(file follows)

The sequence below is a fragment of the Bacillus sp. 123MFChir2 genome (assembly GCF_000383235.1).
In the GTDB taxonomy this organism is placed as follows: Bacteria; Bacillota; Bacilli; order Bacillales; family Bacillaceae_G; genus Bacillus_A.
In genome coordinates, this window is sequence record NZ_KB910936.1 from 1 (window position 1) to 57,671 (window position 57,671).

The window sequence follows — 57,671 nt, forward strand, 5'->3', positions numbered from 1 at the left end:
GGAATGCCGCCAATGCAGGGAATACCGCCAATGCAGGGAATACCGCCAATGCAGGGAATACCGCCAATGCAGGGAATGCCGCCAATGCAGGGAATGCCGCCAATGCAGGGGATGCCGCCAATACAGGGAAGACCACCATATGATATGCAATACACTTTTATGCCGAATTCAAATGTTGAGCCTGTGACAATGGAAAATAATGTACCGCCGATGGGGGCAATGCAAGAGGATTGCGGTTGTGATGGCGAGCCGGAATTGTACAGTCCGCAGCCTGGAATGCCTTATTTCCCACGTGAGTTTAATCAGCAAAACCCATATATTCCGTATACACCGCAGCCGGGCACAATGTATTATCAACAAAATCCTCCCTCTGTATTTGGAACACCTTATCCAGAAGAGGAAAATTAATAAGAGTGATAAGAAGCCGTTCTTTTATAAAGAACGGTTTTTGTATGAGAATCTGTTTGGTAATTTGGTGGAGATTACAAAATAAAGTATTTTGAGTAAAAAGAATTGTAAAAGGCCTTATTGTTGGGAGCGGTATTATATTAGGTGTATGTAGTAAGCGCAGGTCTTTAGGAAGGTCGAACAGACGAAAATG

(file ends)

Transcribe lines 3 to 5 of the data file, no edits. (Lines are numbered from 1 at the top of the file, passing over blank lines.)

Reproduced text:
In genome coordinates, this window is sequence record NZ_KB910936.1 from 1 (window position 1) to 57,671 (window position 57,671).

The window sequence follows — 57,671 nt, forward strand, 5'->3', positions numbered from 1 at the left end:
GGAATGCCGCCAATGCAGGGAATACCGCCAATGCAGGGAATACCGCCAATGCAGGGAATACCGCCAATGCAGGGAATGCCGCCAATGCAGGGAATGCCGCCAATGCAGGGGATGCCGCCAATACAGGGAAGACCACCATATGATATGCAATACACTTTTATGCCGAATTCAAATGTTGAGCCTGTGACAATGGAAAATAATGTACCGCCGATGGGGGCAATGCAAGAGGATTGCGGTTGTGATGGCGAGCCGGAATTGTACAGTCCGCAGCCTGGAATGCCTTATTTCCCACGTGAGTTTAATCAGCAAAACCCATATATTCCGTATACACCGCAGCCGGGCACAATGTATTATCAACAAAATCCTCCCTCTGTATTTGGAACACCTTATCCAGAAGAGGAAAATTAATAAGAGTGATAAGAAGCCGTTCTTTTATAAAGAACGGTTTTTGTATGAGAATCTGTTTGGTAATTTGGTGGAGATTACAAAATAAAGTATTTTGAGTAAAAAGAATTGTAAAAGGCCTTATTGTTGGGAGCGGTATTATATTAGGTGTATGTAGTAAGCGCAGGTCTTTAGGAAGGTCGAACAGACGAAAATG